If the plan did not include a plan loan provision but provided for plan loans in accordance with the relief, the plan must be amended by the last day of the plan year that begins after December 31, 2017. Otherwise, plans do not have to be amended to provide this relief.
5). Does the plan include a “cure period” for missed loan repayments?
If so, confirm that the plan’s cure period provisions are administered in accordance with recent IRS guidance. If not, you may want to consider adding a cure period.
Without a cure period, if a loan repayment is missed or paid after its due date, the loan is considered in default and the participant is considered to have received a taxable “deemed distribution” equal to the outstanding balance of the loan. However, the plan can provide that a loan default does not occur as long as the participant makes up the missed payment by the last day of the calendar quarter following the calendar quarter in which the installment was due (a shorter cure period can be used).
IRS guidance issued by the Office of the Chief Counsel provides two examples of how missed repayments can be fixed when the plan provides for a cure period. The examples are based on a loan taken on January 1, 2018, with the last repayment due on December 31, 2022, and assumes that the plan terms provide for the maximum cure period (i.e., the last day of the calendar quarter following the quarter in which the repayment was due).
Example 1 – Rolling Cure Period
The participant makes loan repayments from January 31, 2018, through February 28, 2019. The participant misses the payments due on March 31, 2019, and April 30, 2019, but makes payments on May 31, 2019, and June 30, 2019. The participant makes a payment equal to three payments on July 31, 2019.
The IRS guidance states that the missed repayments were cured with the applicable cure period (i.e., there is no deemed distribution of the loan) because each repayment was paid by the end of its applicable cure period:
|Loan Payment Due Date||End of Applicable Cure Period||Date Loan Payment Is Made|
|March 31, 2019||June 30, 2019||May 31, 2019|
|April 30, 2019||September 30, 2019||June 30, 2019|
|May 31, 2019||September 30, 2019||July 31, 2019|
|June 30, 2019||September 30, 2019||July 31, 2019|
|July 31, 2019||December 31, 2019||July 31, 2019|
Note: The rolling cure periods could continue until the end of the loan term (i.e., there is no requirement that eventually the missed payments are paid in a lump sum as in the example).
Example 2 – Refinancing
The participant makes loan repayments from January 31, 2018, through September 30, 2019. The participant misses the October 31, 2019, November 30, 2019, and December 31, 2019, payments. The end of the applicable cure period for all three missed payments is March 31, 2020. On January 15, 2020, the participant refinances the loan by replacing it with a new loan (the replacement loan) equal to the outstanding balance of the original loan, including the three missed payments. The replacement loan must be repaid in level monthly payments through the end of the original loan’s term, December 31, 2022. The three missed payments are considered paid as of January 15, 2020, when the replacement loan was taken. Therefore, the three missed payments were paid prior to the end of the applicable cure period.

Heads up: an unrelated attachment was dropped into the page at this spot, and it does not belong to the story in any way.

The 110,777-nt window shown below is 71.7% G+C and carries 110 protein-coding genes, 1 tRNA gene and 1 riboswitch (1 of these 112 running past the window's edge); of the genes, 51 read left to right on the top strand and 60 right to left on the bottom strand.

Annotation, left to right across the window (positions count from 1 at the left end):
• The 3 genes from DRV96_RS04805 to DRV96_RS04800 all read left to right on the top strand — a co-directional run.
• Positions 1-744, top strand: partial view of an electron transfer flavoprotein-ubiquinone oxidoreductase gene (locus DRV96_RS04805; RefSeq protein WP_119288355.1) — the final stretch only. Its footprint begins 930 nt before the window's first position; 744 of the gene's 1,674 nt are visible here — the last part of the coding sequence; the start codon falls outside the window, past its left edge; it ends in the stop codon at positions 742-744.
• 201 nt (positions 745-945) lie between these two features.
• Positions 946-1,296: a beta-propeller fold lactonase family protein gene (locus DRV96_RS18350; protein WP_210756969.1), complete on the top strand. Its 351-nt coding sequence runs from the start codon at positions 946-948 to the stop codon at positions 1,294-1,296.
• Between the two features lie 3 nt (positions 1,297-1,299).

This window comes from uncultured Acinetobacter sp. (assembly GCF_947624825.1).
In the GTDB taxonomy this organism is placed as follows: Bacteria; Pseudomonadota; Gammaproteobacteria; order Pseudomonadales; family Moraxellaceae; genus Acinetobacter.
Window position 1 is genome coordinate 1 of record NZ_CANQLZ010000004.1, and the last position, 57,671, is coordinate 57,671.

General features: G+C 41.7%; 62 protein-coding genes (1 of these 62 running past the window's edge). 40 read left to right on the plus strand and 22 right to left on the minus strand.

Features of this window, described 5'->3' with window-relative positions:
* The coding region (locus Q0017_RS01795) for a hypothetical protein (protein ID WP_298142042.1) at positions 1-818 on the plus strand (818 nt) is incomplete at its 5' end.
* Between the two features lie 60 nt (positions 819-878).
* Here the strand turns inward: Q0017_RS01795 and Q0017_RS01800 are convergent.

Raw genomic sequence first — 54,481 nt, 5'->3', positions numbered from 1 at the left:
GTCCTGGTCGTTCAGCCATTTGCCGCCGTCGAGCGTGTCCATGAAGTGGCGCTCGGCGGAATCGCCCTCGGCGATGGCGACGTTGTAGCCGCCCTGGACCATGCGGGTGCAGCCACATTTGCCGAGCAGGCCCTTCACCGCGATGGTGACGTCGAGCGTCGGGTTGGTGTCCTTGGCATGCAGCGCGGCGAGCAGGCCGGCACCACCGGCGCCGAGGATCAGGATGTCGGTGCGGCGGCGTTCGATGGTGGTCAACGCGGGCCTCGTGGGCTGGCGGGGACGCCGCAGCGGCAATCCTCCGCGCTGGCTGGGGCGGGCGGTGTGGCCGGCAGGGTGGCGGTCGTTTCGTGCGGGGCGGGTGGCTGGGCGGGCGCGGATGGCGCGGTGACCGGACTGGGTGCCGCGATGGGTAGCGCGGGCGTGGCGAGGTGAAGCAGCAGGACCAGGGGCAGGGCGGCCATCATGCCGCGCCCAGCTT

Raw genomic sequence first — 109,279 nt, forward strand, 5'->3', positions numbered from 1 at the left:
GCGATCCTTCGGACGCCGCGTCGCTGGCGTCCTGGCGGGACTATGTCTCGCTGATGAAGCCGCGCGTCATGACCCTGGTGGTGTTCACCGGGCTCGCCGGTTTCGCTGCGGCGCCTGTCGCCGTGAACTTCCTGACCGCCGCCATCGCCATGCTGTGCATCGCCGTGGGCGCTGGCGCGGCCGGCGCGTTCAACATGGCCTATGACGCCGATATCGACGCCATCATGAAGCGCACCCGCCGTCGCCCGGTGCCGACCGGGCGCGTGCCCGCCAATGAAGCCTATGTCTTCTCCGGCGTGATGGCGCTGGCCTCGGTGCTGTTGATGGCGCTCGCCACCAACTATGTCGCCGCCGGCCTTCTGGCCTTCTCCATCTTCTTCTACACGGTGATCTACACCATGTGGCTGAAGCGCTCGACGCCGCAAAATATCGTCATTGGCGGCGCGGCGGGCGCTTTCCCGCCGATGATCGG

6). Does the plan loan administration take into account the new timing requirements for rollovers of plan loan offset amounts that apply in certain circumstances?
A plan loan offset is a foreclosure on a participant’s account that occurs when the participant defaults on a plan loan, such as following termination from employment when a plan states that the loan becomes immediately payable in full and the loan is not timely repaid. When an offset occurs, the unpaid loan balance is deducted from the participant’s plan account (the loan is “offset”) and the amount of the loan offset is reported to the participant on a Form 1099-R as an actual distribution. However, a plan loan offset amount is treated as an actual distribution for rollover purposes and, if eligible, can be rolled over to an eligible retirement plan. Effective January 1, 2018, the Tax Cuts and Jobs Act extended the prior 60-day rollover period for plan loan offset amounts until the due date, including extensions, for filing the federal income tax return for the taxable year in which the offset occurs, in situations where the plan loan offset is due to plan termination or severance from employment.
Co-author Karen E. Gelula, of Drinker Biddle & Reath LLP, counsels public and private companies across industry sectors such as manufacturing, financial services, public utilities, energy, and health services, among others, on all types of employee benefits and executive compensation matters.
Co-author Monica A. Novak, of Drinker Biddle & Reath LLP, assists clients with a range of employee benefits matters, including health and welfare benefits, tax-qualified retirement plans and nonqualified plans.